A Short Messaging Story
It is hard to believe that Short Message Service (SMS) has been around for 27 years. Who would have thought that a message made of only 160 characters would become one of the most widely used data application in the world with billions of users?
The concept of SMS had started development in 1984 as part of the Franco-German GSM cooperation by Bernard Ghillebaert and Fredhelm Hillebrand. The key idea for SMS was to provide a way to transfer a brief one-way information using the GSM network. SMS was planned to be used for short news flashes such as weather reports, traffic information or sports score updates. The very first SMS to be sent was over the Vodafone GSM network in the United Kingdom on 3 December, 1992 from a personal computer to a personal handset. The text message was “Merry Christmas”.
Like all new technologies, SMS initially had a slow uptake. There were a few factors that contributed to this, such as the fact that most GSM mobile phones at the time did not support the ability to send text messages yet. By 1993 though, Nokia was one of the first handset manufacturers to have its entire line of GSM phones support text messaging. Another problem that cropped up was the lack of a proper charging system of the service, especially for prepaid users. Besides, SMS at the time was also restricted users to send messages only to other users of the same network only.
Today, trillions of SMS text messages are being sent everyday and SMS has become a massive commercial industry that earns billions in US dollars globally. New innovations like sending MMS (Multimedia Messaging Services) that allow users to send additional media like pictures and audio over a telecommunication network is one of the newer innovations that are currently being used today.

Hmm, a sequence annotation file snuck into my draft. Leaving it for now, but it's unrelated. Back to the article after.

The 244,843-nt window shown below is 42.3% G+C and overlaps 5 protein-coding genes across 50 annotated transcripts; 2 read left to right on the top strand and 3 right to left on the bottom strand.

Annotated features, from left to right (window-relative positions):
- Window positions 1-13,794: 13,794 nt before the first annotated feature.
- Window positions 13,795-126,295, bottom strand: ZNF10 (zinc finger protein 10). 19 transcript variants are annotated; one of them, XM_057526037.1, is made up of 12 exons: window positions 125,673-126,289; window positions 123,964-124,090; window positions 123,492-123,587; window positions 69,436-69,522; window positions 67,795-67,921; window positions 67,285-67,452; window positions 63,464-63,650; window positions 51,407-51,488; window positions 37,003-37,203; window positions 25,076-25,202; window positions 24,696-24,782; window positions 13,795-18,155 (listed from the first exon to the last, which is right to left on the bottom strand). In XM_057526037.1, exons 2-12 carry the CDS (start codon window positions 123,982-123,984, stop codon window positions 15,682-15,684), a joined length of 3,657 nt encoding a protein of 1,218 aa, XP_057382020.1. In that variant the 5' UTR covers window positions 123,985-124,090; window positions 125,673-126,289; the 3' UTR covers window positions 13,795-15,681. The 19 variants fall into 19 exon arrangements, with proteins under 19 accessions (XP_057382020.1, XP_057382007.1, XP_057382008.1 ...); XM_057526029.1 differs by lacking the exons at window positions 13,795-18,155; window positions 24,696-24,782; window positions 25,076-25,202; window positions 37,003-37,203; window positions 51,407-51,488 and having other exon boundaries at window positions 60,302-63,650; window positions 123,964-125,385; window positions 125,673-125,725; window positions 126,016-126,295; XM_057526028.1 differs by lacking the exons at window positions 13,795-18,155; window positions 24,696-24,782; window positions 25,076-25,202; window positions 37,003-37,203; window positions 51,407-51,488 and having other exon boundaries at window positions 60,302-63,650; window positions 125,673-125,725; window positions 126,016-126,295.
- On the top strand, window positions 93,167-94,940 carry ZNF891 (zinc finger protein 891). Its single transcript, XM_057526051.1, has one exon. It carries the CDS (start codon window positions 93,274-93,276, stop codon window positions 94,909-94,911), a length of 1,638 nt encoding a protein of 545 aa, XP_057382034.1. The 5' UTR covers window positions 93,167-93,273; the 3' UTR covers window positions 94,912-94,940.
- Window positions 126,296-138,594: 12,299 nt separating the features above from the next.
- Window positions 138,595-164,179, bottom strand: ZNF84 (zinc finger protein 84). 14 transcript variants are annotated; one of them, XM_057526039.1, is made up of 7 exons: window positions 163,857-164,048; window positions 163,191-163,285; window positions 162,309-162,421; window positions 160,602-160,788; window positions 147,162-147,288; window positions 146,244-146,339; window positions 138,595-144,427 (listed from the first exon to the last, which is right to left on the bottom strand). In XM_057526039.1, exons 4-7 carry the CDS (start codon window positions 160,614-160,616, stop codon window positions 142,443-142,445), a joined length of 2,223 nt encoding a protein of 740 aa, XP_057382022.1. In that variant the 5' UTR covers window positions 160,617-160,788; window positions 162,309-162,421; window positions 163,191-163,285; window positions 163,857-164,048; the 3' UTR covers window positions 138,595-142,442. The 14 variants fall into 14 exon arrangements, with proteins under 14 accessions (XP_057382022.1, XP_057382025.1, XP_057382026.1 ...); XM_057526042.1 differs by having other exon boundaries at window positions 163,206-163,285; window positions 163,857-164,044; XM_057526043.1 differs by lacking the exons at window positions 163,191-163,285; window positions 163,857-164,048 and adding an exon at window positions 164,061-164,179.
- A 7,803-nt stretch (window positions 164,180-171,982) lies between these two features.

While the SMS market is still growing, traditional SMS are increasingly being challenged by alternative messaging services. Everyone is always looking for ways to save a buck, which is why messaging alternatives like WhatsApp, Viber, and ChatOn are popular as they allow smartphone and tablet users to send instant messages to family and friends for free over the Internet. Even Apple's iMessage allows iPhone and iPad users to message each other free of charge, provided they have an active Internet connection.
There’s no doubt that SMS has made it easier for people around the world to communicate with each other, as it was not only easy to use but was also a relatively cheaper form of communication. Its use of short messages required users to send messages that quickly got information across. Despite this, many users are now moving to services like Viber and WhatsApp to communicate for free with a smartphone or tablet. Maybe one day, SMS will go the way of the dodo, but that is only for the future to tell.
Till next time.
Chong Jinn Wei / Freelance Writer
A person who is torn between the digital realm and the material realm. Loves videogames, manga and especially Gundams though I am currently trying stay a float in the vast ocean that is the Internet.